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A symmetric cipher design contest was started in Ukraine around 2006, and this cipher (in Ukrainian and Russian: Мухомор) was there. For specifications, look for "Applied Radioelectronics" journal "Прикладная радиоэлектроника", 2007, No 2. http://anpre.org.ua/?q=pre_2007_2 http://dspace.nbuv.gov.ua/bitstream/handle/123456789/61794/06-Dolgov.pdf


AES has a block-size of 128 bits in all its variants. The number in AES-128/192/256 is the key-size. Rijndael, the block-cipher that became AES, also supports 256 bit blocks, but that part was not standardized as AES. Since the block-size is 128 bits, GCM works exactly the same way for AES-256 as it does for AES-128.


Actually, Maarten isn't quite correct; in most cases, the counter doesn't have to be updated in constant time (because it's not secret); however in one case it does: GCM with an IV size that's not 12 bytes. The reason the counter needs to be secret in this case is not because how it is used, but how it is generated. It is initialized to ...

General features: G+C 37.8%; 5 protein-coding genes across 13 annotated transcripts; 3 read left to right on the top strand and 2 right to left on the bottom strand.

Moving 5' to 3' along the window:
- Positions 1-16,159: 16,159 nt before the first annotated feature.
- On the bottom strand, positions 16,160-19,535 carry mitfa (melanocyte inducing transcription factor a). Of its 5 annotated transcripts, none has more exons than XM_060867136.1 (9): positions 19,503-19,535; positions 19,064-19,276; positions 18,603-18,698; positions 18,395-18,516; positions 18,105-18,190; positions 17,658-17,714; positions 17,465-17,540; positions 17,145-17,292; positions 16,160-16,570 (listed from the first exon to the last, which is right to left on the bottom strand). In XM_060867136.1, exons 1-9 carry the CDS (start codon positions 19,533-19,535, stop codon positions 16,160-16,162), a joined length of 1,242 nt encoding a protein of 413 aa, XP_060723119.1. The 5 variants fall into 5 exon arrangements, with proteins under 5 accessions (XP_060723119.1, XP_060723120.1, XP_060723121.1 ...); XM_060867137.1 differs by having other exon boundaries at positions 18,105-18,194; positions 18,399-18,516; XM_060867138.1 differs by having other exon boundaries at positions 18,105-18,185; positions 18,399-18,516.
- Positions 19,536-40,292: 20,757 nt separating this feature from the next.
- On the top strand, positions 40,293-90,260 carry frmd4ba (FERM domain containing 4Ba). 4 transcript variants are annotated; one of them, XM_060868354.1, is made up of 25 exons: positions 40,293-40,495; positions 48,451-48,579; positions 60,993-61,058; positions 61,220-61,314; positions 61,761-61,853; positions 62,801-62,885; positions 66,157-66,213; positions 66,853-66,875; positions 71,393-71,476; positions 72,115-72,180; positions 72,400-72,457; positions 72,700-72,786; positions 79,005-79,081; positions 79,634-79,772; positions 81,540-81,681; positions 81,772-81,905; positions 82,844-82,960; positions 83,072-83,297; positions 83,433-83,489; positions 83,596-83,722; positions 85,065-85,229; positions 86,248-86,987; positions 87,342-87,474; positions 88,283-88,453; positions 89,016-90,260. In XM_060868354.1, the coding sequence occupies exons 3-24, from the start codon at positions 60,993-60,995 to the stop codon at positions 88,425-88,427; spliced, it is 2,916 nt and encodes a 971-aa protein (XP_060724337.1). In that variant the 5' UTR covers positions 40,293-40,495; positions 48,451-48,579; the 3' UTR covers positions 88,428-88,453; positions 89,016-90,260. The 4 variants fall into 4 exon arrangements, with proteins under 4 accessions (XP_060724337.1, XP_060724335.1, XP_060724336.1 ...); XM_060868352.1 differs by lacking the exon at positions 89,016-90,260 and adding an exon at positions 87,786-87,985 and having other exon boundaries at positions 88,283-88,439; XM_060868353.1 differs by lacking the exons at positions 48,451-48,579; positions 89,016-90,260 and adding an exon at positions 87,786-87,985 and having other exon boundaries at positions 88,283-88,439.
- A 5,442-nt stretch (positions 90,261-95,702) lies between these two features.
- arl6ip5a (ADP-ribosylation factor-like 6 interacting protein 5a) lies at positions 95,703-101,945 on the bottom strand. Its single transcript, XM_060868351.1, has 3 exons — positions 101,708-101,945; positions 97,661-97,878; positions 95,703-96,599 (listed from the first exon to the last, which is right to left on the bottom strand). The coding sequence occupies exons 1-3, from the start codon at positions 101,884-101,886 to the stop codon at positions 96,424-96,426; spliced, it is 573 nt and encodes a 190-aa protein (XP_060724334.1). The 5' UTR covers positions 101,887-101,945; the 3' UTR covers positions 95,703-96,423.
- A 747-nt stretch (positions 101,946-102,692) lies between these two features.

Is the above example correct? If not, how can the IV to be used for decryption be determined? Yes, it is correct. The vector/mask in CBC mode is generally the previous ciphertext block. The algorithms in 2a and 2b simply extends this notion to the IV so that the CBC mode encryption doesn't have to be re-initialized. The outcome of the IV ...


No, the counter does not have to be near constant time as the counter does not have to be secret. Block ciphers are generally resistant against known plain text attacks. Generating a key stream doesn't change that. As you already indicated yourself, the IV does not need to be secret. This means that the counter values won't be secret either. That some ...

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